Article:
25. They fight against equal marriage rights for same-sex couples. It's not enough for the Catholic church hierarchy that they refuse to perform church weddings for gay and lesbian couples; they want to write that prohibition into the civil law and deny marriage equality to everyone who doesn't fit their religious criteria, and have invested vast amounts of money and effort into doing so. In the 2012 election cycle alone, the church spent almost $2 million in an unsuccessful fight to defeat marriage-equality initiatives in four states.
26. They've compared gay sex to pedophilia and incest and called for it to be forbidden by law, saying that "states can and must regulate behaviors, including various sexual behaviors."
27. They've shut down adoption clinics rather than consider gay people as prospective parents. The church's official position, apparently, is that it's better for children to remain orphans or in foster care than to be placed in a loving, committed same-sex household.
28. They barred an anti-LGBT bullying group, anti-teen-suicide foundation from a Catholic school ceremony, explaining that the group's mission is "contrary to the teachings of the Catholic church."
30. They have a history of dumping known pedophile priests in isolated, poor, rural communities, where they apparently assumed that local people wouldn't dare to complain or that no one would listen if they did.
31. They've given huge payouts -- as much as $20,000 in some cases -- to pedophile priests, to buy their silence and quietly ease them out of the priesthood, after specifically denying in public that they were doing this.
32. When the Connecticut legislature proposed extending statute-of-limitations laws to allow older child-abuse cases to be tried, the bishops ordered a letter to be read during Mass instructing parishioners to contact their representatives and lobby against it.
33. To fight back against and intimidate abuse-survivor groups like SNAP, the church's lawyers have filed absurdly broad subpoenas demanding the disclosure of decades' worth of documents.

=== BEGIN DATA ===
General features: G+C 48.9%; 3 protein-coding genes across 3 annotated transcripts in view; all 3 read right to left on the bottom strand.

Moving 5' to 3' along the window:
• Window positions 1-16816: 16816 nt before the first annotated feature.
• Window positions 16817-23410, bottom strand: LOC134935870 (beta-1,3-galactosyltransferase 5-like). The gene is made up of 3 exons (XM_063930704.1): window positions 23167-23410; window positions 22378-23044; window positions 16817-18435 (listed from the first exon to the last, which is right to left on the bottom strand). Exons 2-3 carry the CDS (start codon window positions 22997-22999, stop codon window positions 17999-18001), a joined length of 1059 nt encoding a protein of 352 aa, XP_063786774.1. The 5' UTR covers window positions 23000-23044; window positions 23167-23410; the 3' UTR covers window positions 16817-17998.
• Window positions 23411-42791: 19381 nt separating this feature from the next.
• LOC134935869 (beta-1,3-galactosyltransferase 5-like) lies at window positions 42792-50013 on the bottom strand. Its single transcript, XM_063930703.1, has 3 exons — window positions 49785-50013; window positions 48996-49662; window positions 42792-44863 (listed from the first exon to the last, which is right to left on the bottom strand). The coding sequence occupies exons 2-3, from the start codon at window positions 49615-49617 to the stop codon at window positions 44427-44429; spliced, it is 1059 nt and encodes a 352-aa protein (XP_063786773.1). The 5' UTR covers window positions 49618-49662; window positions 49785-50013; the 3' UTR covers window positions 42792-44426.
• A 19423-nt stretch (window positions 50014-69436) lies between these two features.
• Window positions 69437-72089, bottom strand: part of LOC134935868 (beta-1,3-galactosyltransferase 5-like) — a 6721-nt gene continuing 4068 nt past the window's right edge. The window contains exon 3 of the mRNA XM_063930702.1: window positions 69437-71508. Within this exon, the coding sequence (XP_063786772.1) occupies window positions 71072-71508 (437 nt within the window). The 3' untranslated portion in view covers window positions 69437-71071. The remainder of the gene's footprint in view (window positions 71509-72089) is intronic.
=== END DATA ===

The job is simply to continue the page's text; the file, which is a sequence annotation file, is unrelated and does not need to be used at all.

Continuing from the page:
35. When a Catholic official from Philadelphia, William Lynn, was charged with knowingly returning predator priests to duty, his defense was to blame those decisions on his superior, Cardinal Anthony Bevilacqua, thus acknowledging that the corruption reaches to the highest levels of the church.
36. When confronted with hundreds of complaints about child-raping priests spanning decades, a Dutch cardinal used the same "we knew nothing" excuse once given by Nazi soldiers. Several months later, it was reported that this same cardinal had personally arranged to move a pedophile priest to a different parish to shield him from accusations.
37. In one case, Mother Teresa successfully persuaded the church to return a suspected pedophile priest to duty because he was a friend of hers. Eight additional complaints of child abuse were later lodged against him.
40. They abducted tens of thousands of babies from unwed mothers who gave birth in Catholic-run hospitals all over the world throughout the 20th century, forcing drugged or helpless women to give their newborn children up for adoption against their will.
41. They tried to have the Indian skeptic Sanal Edamuruku charged with blasphemy and imprisoned for debunking a claim of a miraculous weeping statue.
43. Their finances are a disorganized mess, lacking strong accounting controls and clear internal separations, which means parishioners who give to the church can have no assurance of what the money will be used for. According to an investigation by the Economist, funds meant for hospitals, cemeteries and priests' pensions have been raided to pay legal fees and settlements in several diocesan bankruptcies.